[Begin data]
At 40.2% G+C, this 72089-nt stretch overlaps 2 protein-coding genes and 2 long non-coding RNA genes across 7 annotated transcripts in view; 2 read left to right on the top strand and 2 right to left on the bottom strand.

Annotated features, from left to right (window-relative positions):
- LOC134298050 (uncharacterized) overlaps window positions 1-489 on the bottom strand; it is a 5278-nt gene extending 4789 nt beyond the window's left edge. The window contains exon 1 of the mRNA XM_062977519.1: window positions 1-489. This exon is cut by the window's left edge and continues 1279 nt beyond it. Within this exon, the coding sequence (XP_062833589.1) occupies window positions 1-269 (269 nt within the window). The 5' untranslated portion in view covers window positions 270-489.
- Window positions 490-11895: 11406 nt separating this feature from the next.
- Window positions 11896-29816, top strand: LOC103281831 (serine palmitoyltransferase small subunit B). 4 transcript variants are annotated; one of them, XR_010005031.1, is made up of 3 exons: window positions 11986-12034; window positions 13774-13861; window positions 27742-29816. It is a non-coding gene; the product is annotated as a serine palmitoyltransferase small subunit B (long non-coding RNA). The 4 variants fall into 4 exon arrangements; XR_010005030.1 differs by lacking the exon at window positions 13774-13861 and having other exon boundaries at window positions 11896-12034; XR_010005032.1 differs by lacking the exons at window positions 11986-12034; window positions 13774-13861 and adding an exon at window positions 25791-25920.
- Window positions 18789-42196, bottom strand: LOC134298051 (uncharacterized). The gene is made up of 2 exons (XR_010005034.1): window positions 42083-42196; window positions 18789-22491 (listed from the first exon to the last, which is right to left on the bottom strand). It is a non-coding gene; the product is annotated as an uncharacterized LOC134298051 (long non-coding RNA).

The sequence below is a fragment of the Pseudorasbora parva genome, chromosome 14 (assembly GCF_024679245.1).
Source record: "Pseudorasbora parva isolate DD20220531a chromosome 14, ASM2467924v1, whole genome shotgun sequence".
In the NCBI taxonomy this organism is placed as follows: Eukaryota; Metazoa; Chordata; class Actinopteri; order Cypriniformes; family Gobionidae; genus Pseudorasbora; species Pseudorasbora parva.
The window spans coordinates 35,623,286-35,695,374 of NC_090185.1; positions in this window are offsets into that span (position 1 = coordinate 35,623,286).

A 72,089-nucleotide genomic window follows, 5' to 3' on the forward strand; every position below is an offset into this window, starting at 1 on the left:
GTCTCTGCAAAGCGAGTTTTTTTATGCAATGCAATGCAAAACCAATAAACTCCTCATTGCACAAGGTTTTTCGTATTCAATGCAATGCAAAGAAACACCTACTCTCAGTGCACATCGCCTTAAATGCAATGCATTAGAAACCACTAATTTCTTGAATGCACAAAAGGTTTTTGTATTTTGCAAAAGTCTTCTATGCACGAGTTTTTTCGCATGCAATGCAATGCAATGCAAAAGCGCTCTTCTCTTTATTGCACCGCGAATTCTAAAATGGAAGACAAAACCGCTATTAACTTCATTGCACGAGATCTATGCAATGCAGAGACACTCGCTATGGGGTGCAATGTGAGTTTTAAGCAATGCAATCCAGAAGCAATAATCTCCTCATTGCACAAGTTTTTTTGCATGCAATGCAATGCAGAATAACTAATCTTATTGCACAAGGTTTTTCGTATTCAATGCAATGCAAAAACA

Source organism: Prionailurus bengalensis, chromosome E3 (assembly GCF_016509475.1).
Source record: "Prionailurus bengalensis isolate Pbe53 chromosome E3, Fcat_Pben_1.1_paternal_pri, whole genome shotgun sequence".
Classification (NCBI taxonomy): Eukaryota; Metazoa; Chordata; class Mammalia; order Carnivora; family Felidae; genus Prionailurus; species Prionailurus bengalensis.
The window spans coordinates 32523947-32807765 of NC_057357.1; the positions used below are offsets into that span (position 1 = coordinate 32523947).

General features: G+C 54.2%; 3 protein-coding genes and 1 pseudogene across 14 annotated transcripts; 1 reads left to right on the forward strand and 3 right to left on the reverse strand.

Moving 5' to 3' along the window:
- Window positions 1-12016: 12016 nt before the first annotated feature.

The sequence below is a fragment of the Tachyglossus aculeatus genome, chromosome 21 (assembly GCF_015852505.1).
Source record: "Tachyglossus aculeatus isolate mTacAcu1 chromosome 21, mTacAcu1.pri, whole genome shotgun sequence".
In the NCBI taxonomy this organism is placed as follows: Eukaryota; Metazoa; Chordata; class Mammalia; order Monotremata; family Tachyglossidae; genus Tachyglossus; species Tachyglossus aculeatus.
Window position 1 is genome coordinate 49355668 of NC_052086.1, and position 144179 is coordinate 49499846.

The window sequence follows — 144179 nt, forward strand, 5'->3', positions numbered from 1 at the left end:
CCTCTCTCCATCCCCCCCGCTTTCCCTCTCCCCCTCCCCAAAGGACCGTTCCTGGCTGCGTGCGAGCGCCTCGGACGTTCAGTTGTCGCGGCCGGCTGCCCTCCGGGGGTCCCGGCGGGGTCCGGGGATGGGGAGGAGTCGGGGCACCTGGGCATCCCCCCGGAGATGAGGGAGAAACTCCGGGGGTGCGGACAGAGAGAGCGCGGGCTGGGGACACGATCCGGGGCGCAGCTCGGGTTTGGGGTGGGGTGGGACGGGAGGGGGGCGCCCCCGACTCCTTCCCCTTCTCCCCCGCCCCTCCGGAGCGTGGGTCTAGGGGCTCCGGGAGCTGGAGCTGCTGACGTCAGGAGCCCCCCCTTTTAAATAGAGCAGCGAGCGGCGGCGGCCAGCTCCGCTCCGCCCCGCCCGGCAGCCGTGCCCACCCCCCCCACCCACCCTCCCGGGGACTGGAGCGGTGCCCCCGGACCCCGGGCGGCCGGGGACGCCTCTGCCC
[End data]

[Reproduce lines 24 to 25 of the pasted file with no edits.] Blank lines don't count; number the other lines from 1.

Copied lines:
The window sequence follows — 144179 nt, forward strand, 5'->3', positions numbered from 1 at the left end:
CCTCTCTCCATCCCCCCCGCTTTCCCTCTCCCCCTCCCCAAAGGACCGTTCCTGGCTGCGTGCGAGCGCCTCGGACGTTCAGTTGTCGCGGCCGGCTGCCCTCCGGGGGTCCCGGCGGGGTCCGGGGATGGGGAGGAGTCGGGGCACCTGGGCATCCCCCCGGAGATGAGGGAGAAACTCCGGGGGTGCGGACAGAGAGAGCGCGGGCTGGGGACACGATCCGGGGCGCAGCTCGGGTTTGGGGTGGGGTGGGACGGGAGGGGGGCGCCCCCGACTCCTTCCCCTTCTCCCCCGCCCCTCCGGAGCGTGGGTCTAGGGGCTCCGGGAGCTGGAGCTGCTGACGTCAGGAGCCCCCCCTTTTAAATAGAGCAGCGAGCGGCGGCGGCCAGCTCCGCTCCGCCCCGCCCGGCAGCCGTGCCCACCCCCCCCACCCACCCTCCCGGGGACTGGAGCGGTGCCCCCGGACCCCGGGCGGCCGGGGACGCCTCTGCCC